However, Grainiac's question asked what rate of return I'd be happy with. Well, I'd be really happy with 15%

You did ask
__________________
ER, for all intents and purposes. Part-time income <5% of annual expenditure.
Major Tom is online now   Reply With Quote
Old 01-28-2012, 10:35 AM   #9
Give me a museum and I'll fill it. (Picasso)
Give me a forum ...
NW-Bound's Avatar
 
Join Date: Jul 2008
Posts: 19,388
Quote:
Originally Posted by Lsbcal View Post
I assumed higher stock returns this year because last year's was sub par. My return assumptions for stocks are set as variables so I can change them on a dime -- i.e. don't count on my numbers.
Reversion to the mean, heh heh heh... I was about to brag about my return YTD in 2012, but afraid of offending the market god, heh heh heh...

Quote:
Originally Posted by REWahoo View Post
Since my model is FIRECalc, my rate of return is that of the worst 30 year period over the past 139 years. Not sure what that is, so I'm not sure how to respond to the poll.

"Hope for the best, plan for the worst"
OMG! With your (S?)WR, you might have to go back to work when you are in your 80s.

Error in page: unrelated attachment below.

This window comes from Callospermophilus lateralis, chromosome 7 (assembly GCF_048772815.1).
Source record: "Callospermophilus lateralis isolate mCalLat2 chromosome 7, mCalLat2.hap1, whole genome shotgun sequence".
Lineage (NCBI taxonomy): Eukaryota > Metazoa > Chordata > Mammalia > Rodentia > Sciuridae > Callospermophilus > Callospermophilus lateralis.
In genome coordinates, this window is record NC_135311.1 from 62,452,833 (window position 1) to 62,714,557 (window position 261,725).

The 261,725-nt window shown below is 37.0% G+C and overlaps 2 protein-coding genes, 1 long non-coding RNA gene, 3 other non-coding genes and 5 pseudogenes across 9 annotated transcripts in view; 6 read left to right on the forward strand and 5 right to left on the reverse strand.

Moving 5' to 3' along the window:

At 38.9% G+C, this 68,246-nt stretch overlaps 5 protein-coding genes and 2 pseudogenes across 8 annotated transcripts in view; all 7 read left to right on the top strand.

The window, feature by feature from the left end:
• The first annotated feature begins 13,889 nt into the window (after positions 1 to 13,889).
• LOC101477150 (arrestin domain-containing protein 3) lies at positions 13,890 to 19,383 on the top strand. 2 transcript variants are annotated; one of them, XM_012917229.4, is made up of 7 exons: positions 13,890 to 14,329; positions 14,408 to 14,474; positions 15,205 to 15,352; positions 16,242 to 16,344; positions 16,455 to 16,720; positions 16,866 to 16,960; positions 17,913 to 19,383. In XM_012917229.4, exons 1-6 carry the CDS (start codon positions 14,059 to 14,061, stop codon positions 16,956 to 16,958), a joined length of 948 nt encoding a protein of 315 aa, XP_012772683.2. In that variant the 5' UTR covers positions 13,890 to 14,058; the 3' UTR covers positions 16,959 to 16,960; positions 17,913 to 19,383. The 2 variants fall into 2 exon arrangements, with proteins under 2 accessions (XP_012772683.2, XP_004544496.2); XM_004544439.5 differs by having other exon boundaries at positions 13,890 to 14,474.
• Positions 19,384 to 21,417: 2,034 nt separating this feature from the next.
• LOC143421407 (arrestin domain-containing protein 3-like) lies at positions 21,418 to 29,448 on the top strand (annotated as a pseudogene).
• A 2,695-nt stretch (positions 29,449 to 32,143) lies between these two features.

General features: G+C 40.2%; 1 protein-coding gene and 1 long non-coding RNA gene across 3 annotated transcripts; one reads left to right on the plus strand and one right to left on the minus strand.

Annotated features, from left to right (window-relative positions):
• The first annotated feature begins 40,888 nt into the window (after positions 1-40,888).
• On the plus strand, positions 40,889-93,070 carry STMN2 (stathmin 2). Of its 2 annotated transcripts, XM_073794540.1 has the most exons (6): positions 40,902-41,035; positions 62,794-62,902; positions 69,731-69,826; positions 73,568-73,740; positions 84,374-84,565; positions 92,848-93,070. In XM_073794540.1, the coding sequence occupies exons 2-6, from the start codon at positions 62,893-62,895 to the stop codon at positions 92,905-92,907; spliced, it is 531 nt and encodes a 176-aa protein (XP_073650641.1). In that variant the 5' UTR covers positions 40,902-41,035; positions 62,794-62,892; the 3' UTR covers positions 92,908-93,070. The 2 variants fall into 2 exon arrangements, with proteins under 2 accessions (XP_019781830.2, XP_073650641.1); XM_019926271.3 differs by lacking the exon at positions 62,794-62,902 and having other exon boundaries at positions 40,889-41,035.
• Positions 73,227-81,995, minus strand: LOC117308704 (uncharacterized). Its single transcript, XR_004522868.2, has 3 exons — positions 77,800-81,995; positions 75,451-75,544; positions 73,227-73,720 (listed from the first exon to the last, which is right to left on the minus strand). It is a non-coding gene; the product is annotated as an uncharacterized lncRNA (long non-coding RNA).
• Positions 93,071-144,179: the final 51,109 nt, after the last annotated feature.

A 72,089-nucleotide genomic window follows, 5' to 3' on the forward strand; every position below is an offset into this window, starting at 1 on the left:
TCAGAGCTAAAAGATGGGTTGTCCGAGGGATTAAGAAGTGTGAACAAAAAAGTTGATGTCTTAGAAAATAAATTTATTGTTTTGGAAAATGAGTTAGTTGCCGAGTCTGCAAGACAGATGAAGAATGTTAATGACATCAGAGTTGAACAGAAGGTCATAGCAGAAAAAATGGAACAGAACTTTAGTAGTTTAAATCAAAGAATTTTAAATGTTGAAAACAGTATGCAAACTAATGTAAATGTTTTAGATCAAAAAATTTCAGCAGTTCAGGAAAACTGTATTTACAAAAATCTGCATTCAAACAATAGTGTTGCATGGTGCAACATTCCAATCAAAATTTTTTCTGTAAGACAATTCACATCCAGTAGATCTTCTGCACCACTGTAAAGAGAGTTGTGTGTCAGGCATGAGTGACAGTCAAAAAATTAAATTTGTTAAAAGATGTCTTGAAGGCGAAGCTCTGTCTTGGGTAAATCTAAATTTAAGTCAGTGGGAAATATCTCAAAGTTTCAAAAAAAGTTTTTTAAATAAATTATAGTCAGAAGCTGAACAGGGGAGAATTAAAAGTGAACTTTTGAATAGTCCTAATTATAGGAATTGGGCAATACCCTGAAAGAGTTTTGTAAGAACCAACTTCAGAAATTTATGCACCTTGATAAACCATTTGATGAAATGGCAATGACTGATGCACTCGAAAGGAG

I'd rather work now to build up more buffer while I still can, in my late 50s.

Just joking, of course.
__________________
"Old age is the most unexpected of all things that can happen to a man" -- Leon Trotsky
NW-Bound is offline   Reply With Quote
Old 01-28-2012, 10:43 AM   #10
Give me a museum and I'll fill it. (Picasso) Give me a forum ...
REWahoo's Avatar
 
Join Date: Jun 2002
Location: Texas Hill Country
Posts: 42,068
Quote:
Originally Posted by NW-Bound View Post
OMG! With your (S?)WR, you might have to go back to work when you are in your 80s.
I look on the bright side - I'm only 15 years away from being in my 80's so my odds of running out of money before running out of me lessen with each passing year.

Quote:
I'd rather work now to build up more buffer while I still can, in my late 50s.
Sounds good to me - since I'm not the one working any more.
Quote:
Originally Posted by NW-Bound View Post

Just joking, of course.
Of course. Me, too.
__________________
Numbers is hard

When I hit 70, it hit back

Retired in 2005 at age 58, no pension
REWahoo is offline   Reply With Quote
Old 01-28-2012, 11:45 AM   #11
Moderator Emeritus
 
Join Date: May 2007
Posts: 11,031